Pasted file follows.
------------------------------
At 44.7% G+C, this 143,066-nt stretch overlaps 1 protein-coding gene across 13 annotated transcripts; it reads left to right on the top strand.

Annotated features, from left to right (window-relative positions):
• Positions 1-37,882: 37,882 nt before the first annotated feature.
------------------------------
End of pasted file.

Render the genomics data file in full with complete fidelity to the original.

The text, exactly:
At 44.7% G+C, this 143,066-nt stretch overlaps 1 protein-coding gene across 13 annotated transcripts; it reads left to right on the top strand.

Annotated features, from left to right (window-relative positions):
• Positions 1-37,882: 37,882 nt before the first annotated feature.